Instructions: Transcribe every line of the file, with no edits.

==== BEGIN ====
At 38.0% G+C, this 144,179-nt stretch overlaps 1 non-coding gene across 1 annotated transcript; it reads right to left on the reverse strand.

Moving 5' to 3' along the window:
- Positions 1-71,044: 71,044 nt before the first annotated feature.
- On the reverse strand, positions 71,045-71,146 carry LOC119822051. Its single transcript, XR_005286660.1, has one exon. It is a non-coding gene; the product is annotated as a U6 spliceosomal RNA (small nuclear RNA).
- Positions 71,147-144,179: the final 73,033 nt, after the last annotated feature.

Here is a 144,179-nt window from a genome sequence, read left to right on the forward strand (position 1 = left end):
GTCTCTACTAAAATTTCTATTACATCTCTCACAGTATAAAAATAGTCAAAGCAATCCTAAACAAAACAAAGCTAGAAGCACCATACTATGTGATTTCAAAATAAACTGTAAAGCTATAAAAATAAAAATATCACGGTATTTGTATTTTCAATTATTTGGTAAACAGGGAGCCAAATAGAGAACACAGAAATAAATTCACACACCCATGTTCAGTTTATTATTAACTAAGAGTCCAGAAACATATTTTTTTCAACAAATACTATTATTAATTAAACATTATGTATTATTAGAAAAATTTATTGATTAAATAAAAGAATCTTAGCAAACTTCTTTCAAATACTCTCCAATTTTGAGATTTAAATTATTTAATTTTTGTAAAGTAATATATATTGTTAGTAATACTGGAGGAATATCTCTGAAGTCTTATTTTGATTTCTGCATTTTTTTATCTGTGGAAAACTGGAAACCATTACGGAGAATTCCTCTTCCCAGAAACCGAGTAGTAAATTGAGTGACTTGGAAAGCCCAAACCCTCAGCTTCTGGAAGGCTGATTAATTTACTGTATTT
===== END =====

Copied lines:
At 38.0% G+C, this 144,179-nt stretch overlaps 1 non-coding gene across 1 annotated transcript; it reads right to left on the reverse strand.

Moving 5' to 3' along the window:
- Positions 1-71,044: 71,044 nt before the first annotated feature.
- On the reverse strand, positions 71,045-71,146 carry LOC119822051. Its single transcript, XR_005286660.1, has one exon. It is a non-coding gene; the product is annotated as a U6 spliceosomal RNA (small nuclear RNA).
- Positions 71,147-144,179: the final 73,033 nt, after the last annotated feature.

Here is a 144,179-nt window from a genome sequence, read left to right on the forward strand (position 1 = left end):
GTCTCTACTAAAATTTCTATTACATCTCTCACAGTATAAAAATAGTCAAAGCAATCCTAAACAAAACAAAGCTAGAAGCACCATACTATGTGATTTCAAAATAAACTGTAAAGCTATAAAAATAAAAATATCACGGTATTTGTATTTTCAATTATTTGGTAAACAGGGAGCCAAATAGAGAACACAGAAATAAATTCACACACCCATGTTCAGTTTATTATTAACTAAGAGTCCAGAAACATATTTTTTTCAACAAATACTATTATTAATTAAACATTATGTATTATTAGAAAAATTTATTGATTAAATAAAAGAATCTTAGCAAACTTCTTTCAAATACTCTCCAATTTTGAGATTTAAATTATTTAATTTTTGTAAAGTAATATATATTGTTAGTAATACTGGAGGAATATCTCTGAAGTCTTATTTTGATTTCTGCATTTTTTTATCTGTGGAAAACTGGAAACCATTACGGAGAATTCCTCTTCCCAGAAACCGAGTAGTAAATTGAGTGACTTGGAAAGCCCAAACCCTCAGCTTCTGGAAGGCTGATTAATTTACTGTATTT